In practice, Libya is a military regime, with power vested in the revolutionary leader, Muammar al-Qaddafi, who holds no official title but is the de facto chief of state. The head of government is the secretary of the general people's committee. Administratively, the country is divided into 25 municipalities.

Political Parties

Political parties banned; mass organization accomplished primarily through Arab Socialist Union, which includes geographically and functionally based membership.

Main political players

Muammar Qadhafi: Has ruled Libya since achieving power through a military coup in 1969. In recent years he has followed a policy of engagement with Western governments, resulting in the reestablishment of high-level contact with nations such as the UK and France. A recent state visit to the latter is likely to lead to new trade arrangements and potential assistance with military and energy policy. This reflects a significant transition from Qadhafi's position during much of the 80s and 90s, and is in part recognition of his commitment to détente with the West established in 2003.

Abu Bakr Younis Jaber: Head of the Libyan army since the late 1970s; a long-time member of Qadhafi's inner circle and one of the original members of the Revolutionary Command Council (composed of 12 army officials and led by Qadhafi, it founded the Jamahiriya and the GPC).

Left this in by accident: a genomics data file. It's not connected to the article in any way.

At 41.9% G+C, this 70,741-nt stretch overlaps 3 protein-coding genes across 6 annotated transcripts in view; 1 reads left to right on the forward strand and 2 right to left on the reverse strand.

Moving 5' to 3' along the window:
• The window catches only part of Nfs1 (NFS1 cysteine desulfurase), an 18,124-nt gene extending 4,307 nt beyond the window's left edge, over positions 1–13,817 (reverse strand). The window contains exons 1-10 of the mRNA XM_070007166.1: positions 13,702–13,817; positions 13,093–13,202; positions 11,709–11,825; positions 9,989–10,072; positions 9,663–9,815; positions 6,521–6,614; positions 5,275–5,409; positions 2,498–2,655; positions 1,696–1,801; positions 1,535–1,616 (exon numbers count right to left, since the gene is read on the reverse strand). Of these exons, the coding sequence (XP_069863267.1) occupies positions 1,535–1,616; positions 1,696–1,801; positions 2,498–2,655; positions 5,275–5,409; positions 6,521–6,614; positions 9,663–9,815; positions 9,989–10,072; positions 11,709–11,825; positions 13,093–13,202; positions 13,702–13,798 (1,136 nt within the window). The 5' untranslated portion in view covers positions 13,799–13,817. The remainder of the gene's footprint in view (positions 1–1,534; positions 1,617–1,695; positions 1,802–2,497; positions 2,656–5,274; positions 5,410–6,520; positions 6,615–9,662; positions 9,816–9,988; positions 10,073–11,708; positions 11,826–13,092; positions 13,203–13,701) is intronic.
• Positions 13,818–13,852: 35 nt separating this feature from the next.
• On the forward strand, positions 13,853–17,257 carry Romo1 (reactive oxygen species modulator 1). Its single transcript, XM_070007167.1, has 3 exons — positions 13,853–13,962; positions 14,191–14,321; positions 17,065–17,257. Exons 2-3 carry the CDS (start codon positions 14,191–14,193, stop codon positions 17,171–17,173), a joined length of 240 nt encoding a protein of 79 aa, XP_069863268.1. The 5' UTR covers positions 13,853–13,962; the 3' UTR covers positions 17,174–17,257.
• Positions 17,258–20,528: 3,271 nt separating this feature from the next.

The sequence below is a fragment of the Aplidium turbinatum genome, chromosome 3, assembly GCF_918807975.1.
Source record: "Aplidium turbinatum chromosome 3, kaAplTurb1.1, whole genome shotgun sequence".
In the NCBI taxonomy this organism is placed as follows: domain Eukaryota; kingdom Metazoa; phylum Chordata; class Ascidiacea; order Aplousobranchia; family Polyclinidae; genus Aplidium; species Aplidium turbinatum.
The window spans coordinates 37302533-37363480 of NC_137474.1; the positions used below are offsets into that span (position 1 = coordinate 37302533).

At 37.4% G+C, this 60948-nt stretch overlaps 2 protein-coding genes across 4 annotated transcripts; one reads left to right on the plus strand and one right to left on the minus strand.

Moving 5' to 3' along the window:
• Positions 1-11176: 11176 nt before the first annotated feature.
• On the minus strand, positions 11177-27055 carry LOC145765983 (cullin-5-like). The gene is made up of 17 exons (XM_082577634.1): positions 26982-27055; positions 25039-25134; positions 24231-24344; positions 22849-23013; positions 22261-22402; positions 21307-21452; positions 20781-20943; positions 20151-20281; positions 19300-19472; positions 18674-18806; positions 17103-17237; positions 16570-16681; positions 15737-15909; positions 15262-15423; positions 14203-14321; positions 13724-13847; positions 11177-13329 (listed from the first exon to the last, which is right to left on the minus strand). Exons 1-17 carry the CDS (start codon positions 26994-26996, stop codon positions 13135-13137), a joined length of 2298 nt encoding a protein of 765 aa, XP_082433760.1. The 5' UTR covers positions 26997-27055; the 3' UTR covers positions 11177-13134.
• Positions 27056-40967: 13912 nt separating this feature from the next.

Musa Kusa: Head of Libya's intelligence service and a member of the five-strong inner circle which holds most influence in the country. He remains an important figure and has headed meetings with the US and the UK since 2001.

Saif Al Islam Qadhafi: Colonel Qadhafi's most politically promising son and according to some analysts the likeliest candidate for succession. He is in charge of the Qadhafi International Charitable foundation.

Shokri Ghanem: Ghanem holds a PhD in Economics from Tufts University in the US and has been in charge of economic and foreign trade matters. He served as oil minister in the early 1970s and as deputy secretary-general of OPEC from 1988 to 2001.

He was made prime minister in 2003 and, although recently dismissed, he continues to oversee the country's reform process. He is now head of the National Oil Corporation.

Executive and Legislature

General People's Congress (GPC), both an executive and legislative body that convenes several times annually, primary formal instrument of government; membership of more than 1,000 delegates drawn from subnational-level people's committees, people's congresses, and revolutionary committees.

Leadership of GPC vested in General Secretariat headed by secretary general, official chief of state. Cabinet functions performed by national-level General People's Committee.

The country is divided into 25 baladiyat (municipalities), which in turn are subdivided into zones. The citizens of each zone are members of the Basic Popular Congress (BPC), each headed by an appointed revolutionary or leadership committee.

Legal System

Since 1969 Revolution, sharia (Islamic law) has replaced other jurisprudence. The Libyan court system consists of four ascending levels.  Regular court system adjudicates personal, criminal, civil, and commercial law. People's Courts, Revolutionary Courts, and Military Courts handle political transgressions and threats against state.

The GPC appoints justices to the Supreme Court.  Military courts and special "revolutionary courts" operate outside the judicial system.

Last Updated on Monday 4th August 2008